“Com – passion,
latin, com – together, passion – suffering
together we suffer, we suffer together endeavour to weather
the breadth and the depth of the storm
For long are the nights for the lost, forlorn,
the broken, the tired, the quietly enraged
lashed by the warring that keeps us engaged
with anger and misplaced hate, bated by false truths,
Baked to break truce with all that is love, all that is compassion
Unity could drown in oil slick politic rhetoric
quick to commit Unity to the ghetto of gimmick
cuff link it to anarchy for kicks to profit from the sale of
battleship, bombshells, bullets more heavy artillery
An ocean of hands can move a mountain
and rock the cradle of the future for a child unborn, spiritually sworn
we spray prayer on resplendent edifices sprung from the earth
birthed by the song of a billion tongues speaking, singing as one.” – Written by Zena Edwards copyright
I can remember the day that Jonzi D got in touch with me and asked if I was interested in a project that involved a graffiti artist in the warehouse space of the Birmingham Rep. It was going to be a gritty, guerilla style, performance installation piece hailing the craft of graffiti with a Muslim perspective. My diary said I was available and I was up for it. I had to see how this idea of live graffiti art, light display with spoken word was going to work. Plus I wanted know how a Muslim graffiti artist reconciled his faith and his unorthodox craft. Mohamed Ali blew my mind with the sheer scale of this undertaking, how was he going to turn a cold, grubby theatre production workshop space into a work of art.
To be working with the power houses of poetry Dreadlock Alien(B’ham) and Amir Suliman (US), along with the strong, distinct direction of Hip Hop pioneer Jonzi D (London), was an opportunity for myself, as a female poet toplace the resonance of feminine energy into the realm of war, religion and terrorism – political debates of too usually dominated by men. What also struck me was the plain overt positivity of this event was a going to be.
There will soon be a screening of the film showing the writing/rehearsal process and the performance itself but Mohammed sent me the link to the website taster. I’m looking forward to revisiting the many moments that were monumental for many reasons, but notably for what is possible for poetry in unique and fresh contemporary cross art form collaborations.
The feedback on the impact of the final performance on the audience was moving. The show evidently tackled crucial issues about society and the perceptions about Muslim faith. As we thought, my presence was particularly appreciated. Women AND men commented on my contribution, not just because of what I did as an artist but purely because I was a woman doing what I do as an artist..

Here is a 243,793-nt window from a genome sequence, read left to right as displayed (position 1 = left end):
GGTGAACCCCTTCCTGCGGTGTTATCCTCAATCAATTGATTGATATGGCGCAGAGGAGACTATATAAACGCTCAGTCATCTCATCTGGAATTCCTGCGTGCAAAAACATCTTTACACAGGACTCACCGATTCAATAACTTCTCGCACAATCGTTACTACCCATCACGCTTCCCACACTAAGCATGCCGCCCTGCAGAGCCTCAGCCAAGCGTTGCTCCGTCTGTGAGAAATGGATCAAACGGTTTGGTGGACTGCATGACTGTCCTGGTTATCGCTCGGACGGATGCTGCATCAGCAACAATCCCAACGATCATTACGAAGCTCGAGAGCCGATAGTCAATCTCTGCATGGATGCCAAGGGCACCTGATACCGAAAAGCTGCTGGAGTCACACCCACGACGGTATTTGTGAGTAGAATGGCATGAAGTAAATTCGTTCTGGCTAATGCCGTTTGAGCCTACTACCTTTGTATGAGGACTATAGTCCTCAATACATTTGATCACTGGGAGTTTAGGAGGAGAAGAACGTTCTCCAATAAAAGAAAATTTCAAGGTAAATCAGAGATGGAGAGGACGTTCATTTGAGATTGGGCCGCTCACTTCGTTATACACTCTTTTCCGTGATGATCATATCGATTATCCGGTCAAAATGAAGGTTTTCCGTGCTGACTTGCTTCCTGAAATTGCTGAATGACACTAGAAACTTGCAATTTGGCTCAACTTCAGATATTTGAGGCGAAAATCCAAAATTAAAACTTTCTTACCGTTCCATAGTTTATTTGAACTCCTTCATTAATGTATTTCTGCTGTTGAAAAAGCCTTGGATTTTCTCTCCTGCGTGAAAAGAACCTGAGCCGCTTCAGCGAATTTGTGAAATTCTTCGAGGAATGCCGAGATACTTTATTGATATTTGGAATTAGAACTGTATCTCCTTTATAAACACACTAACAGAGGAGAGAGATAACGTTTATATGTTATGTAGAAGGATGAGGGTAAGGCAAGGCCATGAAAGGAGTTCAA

A young girl in a full hijab showing only her expressive, bespectacled eyes, came over to me with her mother, who kissed me and hugged me and spoke with a gentle defiance. Her daughter translated. “My mother is so happy for you, so proud that you sang tonight.” It meant a lot.
The event itself was empowering because we as artists were stripped down to the bare essential of our beliefs around Love, Peace, Unity. To do that, we had to explore war, hate and prejudice. Even to the degree of fully engaging in the battles that go on within ourselves. (There was no room for ego and fortunately there was none of that amongst us.) We had four days to make this work. We knew it was going to be massive. It couldn’t flop. It had to be brilliant. More than brilliant.
From the film trailer, I sense that inner story is told too. We had agreed to be a part of Mohamed Ali’s gargantuan, heartfelt vision with a message – chosen because of what and how we do what we do. He had dug deep into his emotions, his memory, using the stamina of his mental and spiritual willpower to make this project happen – not seeing his family, unable to grieve properly for his father’s recent passing. The physical toll on his body, only he knows – painting 13 – 16 hours in a day to finish in time. His passion and dedication is to be admired and respected. So our agreement meant complete surrender for us too. Surrender to our roles as modern day storytellers and as artists, and most significantly, to the real meanings of these archaic themes , Love, Peace and Unity, and what they really mean in this day and age.